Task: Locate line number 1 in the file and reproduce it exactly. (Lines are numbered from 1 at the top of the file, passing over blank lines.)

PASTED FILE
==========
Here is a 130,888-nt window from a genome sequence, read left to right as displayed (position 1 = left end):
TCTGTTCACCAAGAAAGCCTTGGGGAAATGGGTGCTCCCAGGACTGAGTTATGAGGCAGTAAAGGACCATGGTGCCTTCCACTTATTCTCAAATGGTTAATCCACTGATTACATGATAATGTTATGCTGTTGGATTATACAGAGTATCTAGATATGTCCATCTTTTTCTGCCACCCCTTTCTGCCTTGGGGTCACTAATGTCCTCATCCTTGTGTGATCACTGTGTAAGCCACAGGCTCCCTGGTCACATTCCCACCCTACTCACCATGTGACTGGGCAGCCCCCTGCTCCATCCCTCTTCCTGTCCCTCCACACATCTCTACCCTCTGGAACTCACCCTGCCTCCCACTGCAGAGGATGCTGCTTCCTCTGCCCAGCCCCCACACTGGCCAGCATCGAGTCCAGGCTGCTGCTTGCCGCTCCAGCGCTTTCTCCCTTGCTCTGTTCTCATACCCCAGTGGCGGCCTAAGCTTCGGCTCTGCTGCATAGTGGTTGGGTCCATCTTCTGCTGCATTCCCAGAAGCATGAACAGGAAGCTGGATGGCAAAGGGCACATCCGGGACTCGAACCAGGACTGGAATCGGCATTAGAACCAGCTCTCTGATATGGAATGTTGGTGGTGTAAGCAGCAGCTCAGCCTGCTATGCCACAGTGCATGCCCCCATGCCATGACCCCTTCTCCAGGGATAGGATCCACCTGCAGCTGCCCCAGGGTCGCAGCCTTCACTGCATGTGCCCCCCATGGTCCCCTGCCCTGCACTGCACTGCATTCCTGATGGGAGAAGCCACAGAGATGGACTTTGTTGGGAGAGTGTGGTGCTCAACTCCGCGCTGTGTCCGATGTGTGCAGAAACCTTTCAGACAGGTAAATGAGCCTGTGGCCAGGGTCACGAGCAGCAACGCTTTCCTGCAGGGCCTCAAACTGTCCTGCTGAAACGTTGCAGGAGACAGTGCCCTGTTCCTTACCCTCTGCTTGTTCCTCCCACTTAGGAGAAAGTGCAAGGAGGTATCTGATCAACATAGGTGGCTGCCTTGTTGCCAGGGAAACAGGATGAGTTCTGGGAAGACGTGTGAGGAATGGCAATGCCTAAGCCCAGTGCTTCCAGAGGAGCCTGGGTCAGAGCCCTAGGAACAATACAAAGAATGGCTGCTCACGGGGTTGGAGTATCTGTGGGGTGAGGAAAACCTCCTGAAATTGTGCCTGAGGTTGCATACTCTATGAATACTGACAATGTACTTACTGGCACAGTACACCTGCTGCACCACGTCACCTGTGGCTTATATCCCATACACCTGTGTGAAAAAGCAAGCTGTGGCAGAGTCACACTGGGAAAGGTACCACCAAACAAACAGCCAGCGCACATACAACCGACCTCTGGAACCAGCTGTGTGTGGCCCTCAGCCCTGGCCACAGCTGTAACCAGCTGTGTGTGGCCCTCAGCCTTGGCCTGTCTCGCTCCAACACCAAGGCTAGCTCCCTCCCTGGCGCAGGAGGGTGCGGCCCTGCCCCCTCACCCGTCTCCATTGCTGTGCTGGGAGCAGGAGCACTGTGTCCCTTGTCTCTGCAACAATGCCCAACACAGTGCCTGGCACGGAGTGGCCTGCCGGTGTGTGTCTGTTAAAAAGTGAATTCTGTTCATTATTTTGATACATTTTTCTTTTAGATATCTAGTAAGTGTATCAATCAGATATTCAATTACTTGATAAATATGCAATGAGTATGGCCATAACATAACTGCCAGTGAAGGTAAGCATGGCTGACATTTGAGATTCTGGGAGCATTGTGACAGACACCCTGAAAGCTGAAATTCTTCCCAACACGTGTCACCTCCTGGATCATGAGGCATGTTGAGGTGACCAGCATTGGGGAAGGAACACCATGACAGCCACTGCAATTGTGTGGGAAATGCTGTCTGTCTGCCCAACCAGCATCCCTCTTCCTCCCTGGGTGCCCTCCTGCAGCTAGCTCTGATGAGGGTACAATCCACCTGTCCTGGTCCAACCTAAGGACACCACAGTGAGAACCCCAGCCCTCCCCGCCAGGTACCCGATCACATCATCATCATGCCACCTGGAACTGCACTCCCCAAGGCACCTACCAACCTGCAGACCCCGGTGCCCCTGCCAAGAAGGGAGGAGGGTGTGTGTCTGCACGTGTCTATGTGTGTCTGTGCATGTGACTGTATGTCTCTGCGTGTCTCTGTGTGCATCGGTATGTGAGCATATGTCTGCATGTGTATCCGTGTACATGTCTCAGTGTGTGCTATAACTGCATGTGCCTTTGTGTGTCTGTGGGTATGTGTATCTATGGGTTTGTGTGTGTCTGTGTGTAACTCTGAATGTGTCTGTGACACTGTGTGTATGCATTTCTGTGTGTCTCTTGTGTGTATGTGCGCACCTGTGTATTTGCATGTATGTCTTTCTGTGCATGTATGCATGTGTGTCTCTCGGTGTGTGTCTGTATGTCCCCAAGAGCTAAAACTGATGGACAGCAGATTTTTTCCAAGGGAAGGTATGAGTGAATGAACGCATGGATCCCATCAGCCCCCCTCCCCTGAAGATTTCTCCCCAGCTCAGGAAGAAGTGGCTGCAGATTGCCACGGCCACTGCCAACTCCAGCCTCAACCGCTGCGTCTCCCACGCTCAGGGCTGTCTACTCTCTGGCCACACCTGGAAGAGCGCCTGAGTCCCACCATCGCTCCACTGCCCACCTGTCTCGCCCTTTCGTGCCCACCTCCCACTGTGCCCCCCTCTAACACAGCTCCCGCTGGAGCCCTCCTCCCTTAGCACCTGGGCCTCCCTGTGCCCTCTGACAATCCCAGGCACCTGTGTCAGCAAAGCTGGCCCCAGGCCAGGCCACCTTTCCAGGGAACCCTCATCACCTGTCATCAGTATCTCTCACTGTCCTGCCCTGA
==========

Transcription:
Here is a 130,888-nt window from a genome sequence, read left to right as displayed (position 1 = left end):